The idea behind The Field came from several different places. The first influence was metaphysical. We all experience it. The hunch that turns out to be true, running into a friend that you were just thinking about, the answer to a question you were pondering popping into your head or an eerily prophetic dream. I wanted to tell a story about a regular person, a normal person, who was having these types of experiences. Most of the YA paranormal stories that I read are about teens who are extra-ordinary in some way. They have special powers that no one else possesses. In The Field, Eric is an ordinary high school soccer player who is experiencing something more. He’s connecting to The Universal Energy Field and the Collective Consciousness; something that I believe we all can do.

The second influence was all of the disaster, post-apocalyptic literature out there. I like a good dystopian story as much as the next person, but I was starting to feel as if all we could see in the future was doom and gloom. I’d like to think that we are better than that. Certainly bad things happen and bad people exist, but why not focus on what is good? It doesn’t have to be sappy or boring, either. And it isn’t necessarily easy. Eric struggles with figuring out how to tap into The Field, how to play well in the goal, and in his relationships with his girlfriend and best friend.  And it doesn’t end with him having all the answers. The process is what matters and what he learns is that he’ll never know everything and that it’s not important. He just needs to know that there is something more out there than we experience, if we just take the time to pay attention.

Environmental issues play an important role in my writing as well. I have a degree in biology and while I didn’t pursue science as a career, I am still very influenced by it. The earth is our home and I believe that we should take care of her. We live in a throw-away culture, not thinking about how our plastic bottles or lawn fertilizer will affect the world around us. I think the time is fast approaching when we’ll have to take notice. Really, it’s already here. In The Field I focus on so-called ‘Clean Coal’ and to some extent nuclear energy and compare them to other truly clean energy sources such as wind or solar and then I take it a step further. What if The Universal Energy Field is a source of energy that we can tap into? How would we do it? What is it? I don’t mean to claim that I have the answers, but there are brilliant scientists who are trying to find those answers. Again, it comes back to my belief that there is so much more in the Universe than we perceive or even imagine.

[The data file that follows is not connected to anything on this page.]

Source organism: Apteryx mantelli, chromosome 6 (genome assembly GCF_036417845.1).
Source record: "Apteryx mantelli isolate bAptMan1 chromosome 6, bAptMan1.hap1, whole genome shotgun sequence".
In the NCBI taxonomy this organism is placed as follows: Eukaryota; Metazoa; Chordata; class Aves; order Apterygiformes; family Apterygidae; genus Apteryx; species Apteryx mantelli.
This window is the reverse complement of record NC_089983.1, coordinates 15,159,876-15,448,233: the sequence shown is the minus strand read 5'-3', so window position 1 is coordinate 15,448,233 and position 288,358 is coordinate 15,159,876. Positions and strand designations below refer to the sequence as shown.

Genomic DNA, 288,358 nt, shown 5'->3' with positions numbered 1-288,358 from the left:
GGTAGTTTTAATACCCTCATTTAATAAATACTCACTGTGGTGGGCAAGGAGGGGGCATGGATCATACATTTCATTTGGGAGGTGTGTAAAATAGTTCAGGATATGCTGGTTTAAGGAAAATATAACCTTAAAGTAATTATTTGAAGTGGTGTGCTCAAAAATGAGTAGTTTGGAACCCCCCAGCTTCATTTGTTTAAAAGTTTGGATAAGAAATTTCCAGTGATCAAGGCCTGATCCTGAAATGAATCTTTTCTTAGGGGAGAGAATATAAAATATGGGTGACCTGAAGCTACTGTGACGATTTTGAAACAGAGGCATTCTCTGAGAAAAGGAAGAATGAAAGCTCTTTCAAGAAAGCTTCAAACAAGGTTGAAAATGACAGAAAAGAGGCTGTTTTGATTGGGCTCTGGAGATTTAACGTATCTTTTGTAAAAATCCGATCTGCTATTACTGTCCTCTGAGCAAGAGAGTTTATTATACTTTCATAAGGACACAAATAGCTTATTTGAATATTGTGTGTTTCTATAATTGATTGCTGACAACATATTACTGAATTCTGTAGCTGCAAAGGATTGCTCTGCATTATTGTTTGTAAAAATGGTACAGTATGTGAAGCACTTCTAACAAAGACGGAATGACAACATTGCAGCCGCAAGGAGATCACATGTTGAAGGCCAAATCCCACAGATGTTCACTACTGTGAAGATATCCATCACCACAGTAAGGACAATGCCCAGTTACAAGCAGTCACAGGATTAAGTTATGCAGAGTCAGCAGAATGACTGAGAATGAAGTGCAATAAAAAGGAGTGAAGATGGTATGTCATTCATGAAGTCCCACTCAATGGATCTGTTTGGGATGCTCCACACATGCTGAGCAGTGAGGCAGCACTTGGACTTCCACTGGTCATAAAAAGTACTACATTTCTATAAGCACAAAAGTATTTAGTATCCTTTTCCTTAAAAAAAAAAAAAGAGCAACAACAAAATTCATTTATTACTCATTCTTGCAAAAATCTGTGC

The soccer focus came naturally. Both my husband and son are soccer goal-keepers. Our son is still playing club soccer in college and my husband has coached travel and high school soccer for years. You could say that I am a soccer mom, but I wish you wouldn’t. Really. Even though I do have a van. And live in the suburbs. I will say that watching your son dive at the feet of a sprinting, teen-aged boy intent on scoring is the worst kind of torture. Let’s just say that my stomach was in knots most weekends and I spent a lot of time in the bathroom at games from nerves! In fact, our son recently sent a text message picture of himself with a broken nose from playing soccer while my husband and I were on vacation. At first we thought he’d been mugged or in a fight because there was no message accompanying the picture. Do you know what he said when we called him in a panic? “I made the save!” I did actually play one season of women’s league soccer myself, but after being drilled in the face with a ball and knocked completely off my feet, I was glad to discover that I was pregnant and could no longer play. (Okay, it was a long time ago, but I remember it like it was yesterday. My team wore pink socks. So not my color!)

Exploring these ideas through the vehicle of story presents a unique opportunity. In fiction, I can make things up (which I love), but I can also present new ideas in a way that is more accessible and approachable. I hope that my books allow people to look beyond what they think they know is true, and, hopefully, give them a really good story to enjoy while they’re doing it.

The Field Advance Review Copies are here!

It’s official! The Field (October, 2013 Luminis Books) is up on the Luminis website and on Amazon and the Midpoint Trade Book site!

Advance Review Copies are here and going out to reviewers. Over the weekend I was signing books at BookExpo America (BEA)and I will be at ALA (American Library Association) in Chicago on June 29th and 30th. Here’s the cover ~designed by my son, Alex Katsaropoulos. Excited doesn’t even describe how I feel!

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At BEA signing books!

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Is Eric Horton’s skill in the soccer goal due to his athletic ability, or something much, much more?

THE FIELD delves into metaphysical topics of The Universal Energy Field and The Collective Consciousness. Is THE FIELD science fiction? Paranormal? I’m not really sure. Here’s what one author had to say about it:

“The idea behind THE FIELD is a brilliant blend of soccer, science and fiction. True-to-life characters, contemporaty environmental issues, and engaging metaphysical principals skirt the edges of science fiction and magical realism in this modern coming-of-age novel.” Laurie Gray, author of MAYBE I WILL and SUMMER SANCTUARY